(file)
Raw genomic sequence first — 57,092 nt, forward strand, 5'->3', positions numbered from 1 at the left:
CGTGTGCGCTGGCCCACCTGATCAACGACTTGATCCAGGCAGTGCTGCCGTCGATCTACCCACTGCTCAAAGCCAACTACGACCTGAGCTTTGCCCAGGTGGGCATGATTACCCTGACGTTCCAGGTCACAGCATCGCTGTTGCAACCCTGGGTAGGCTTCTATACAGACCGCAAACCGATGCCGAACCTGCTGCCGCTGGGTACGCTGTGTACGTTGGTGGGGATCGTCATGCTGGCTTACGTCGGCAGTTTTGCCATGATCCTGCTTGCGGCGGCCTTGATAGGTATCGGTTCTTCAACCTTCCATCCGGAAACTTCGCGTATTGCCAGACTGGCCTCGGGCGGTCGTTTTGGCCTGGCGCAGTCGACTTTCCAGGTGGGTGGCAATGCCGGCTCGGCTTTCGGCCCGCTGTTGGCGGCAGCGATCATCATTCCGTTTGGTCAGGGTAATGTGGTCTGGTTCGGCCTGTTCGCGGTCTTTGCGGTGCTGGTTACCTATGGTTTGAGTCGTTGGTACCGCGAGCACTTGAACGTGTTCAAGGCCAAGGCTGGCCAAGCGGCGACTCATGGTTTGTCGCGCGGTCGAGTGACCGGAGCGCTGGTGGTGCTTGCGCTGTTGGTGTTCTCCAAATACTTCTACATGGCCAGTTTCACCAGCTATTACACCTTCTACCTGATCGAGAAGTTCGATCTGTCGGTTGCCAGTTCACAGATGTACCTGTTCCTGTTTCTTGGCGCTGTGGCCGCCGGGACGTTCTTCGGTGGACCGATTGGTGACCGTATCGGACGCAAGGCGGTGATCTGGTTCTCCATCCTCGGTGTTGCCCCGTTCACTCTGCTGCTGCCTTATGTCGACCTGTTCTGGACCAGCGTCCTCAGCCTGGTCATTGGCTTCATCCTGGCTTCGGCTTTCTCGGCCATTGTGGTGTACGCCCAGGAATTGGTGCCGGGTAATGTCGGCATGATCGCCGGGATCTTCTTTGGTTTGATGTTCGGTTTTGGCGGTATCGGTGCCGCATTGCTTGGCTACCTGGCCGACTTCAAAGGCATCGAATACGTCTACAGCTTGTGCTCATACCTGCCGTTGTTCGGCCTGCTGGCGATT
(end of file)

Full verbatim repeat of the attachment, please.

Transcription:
Raw genomic sequence first — 57,092 nt, forward strand, 5'->3', positions numbered from 1 at the left:
CGTGTGCGCTGGCCCACCTGATCAACGACTTGATCCAGGCAGTGCTGCCGTCGATCTACCCACTGCTCAAAGCCAACTACGACCTGAGCTTTGCCCAGGTGGGCATGATTACCCTGACGTTCCAGGTCACAGCATCGCTGTTGCAACCCTGGGTAGGCTTCTATACAGACCGCAAACCGATGCCGAACCTGCTGCCGCTGGGTACGCTGTGTACGTTGGTGGGGATCGTCATGCTGGCTTACGTCGGCAGTTTTGCCATGATCCTGCTTGCGGCGGCCTTGATAGGTATCGGTTCTTCAACCTTCCATCCGGAAACTTCGCGTATTGCCAGACTGGCCTCGGGCGGTCGTTTTGGCCTGGCGCAGTCGACTTTCCAGGTGGGTGGCAATGCCGGCTCGGCTTTCGGCCCGCTGTTGGCGGCAGCGATCATCATTCCGTTTGGTCAGGGTAATGTGGTCTGGTTCGGCCTGTTCGCGGTCTTTGCGGTGCTGGTTACCTATGGTTTGAGTCGTTGGTACCGCGAGCACTTGAACGTGTTCAAGGCCAAGGCTGGCCAAGCGGCGACTCATGGTTTGTCGCGCGGTCGAGTGACCGGAGCGCTGGTGGTGCTTGCGCTGTTGGTGTTCTCCAAATACTTCTACATGGCCAGTTTCACCAGCTATTACACCTTCTACCTGATCGAGAAGTTCGATCTGTCGGTTGCCAGTTCACAGATGTACCTGTTCCTGTTTCTTGGCGCTGTGGCCGCCGGGACGTTCTTCGGTGGACCGATTGGTGACCGTATCGGACGCAAGGCGGTGATCTGGTTCTCCATCCTCGGTGTTGCCCCGTTCACTCTGCTGCTGCCTTATGTCGACCTGTTCTGGACCAGCGTCCTCAGCCTGGTCATTGGCTTCATCCTGGCTTCGGCTTTCTCGGCCATTGTGGTGTACGCCCAGGAATTGGTGCCGGGTAATGTCGGCATGATCGCCGGGATCTTCTTTGGTTTGATGTTCGGTTTTGGCGGTATCGGTGCCGCATTGCTTGGCTACCTGGCCGACTTCAAAGGCATCGAATACGTCTACAGCTTGTGCTCATACCTGCCGTTGTTCGGCCTGCTGGCGATT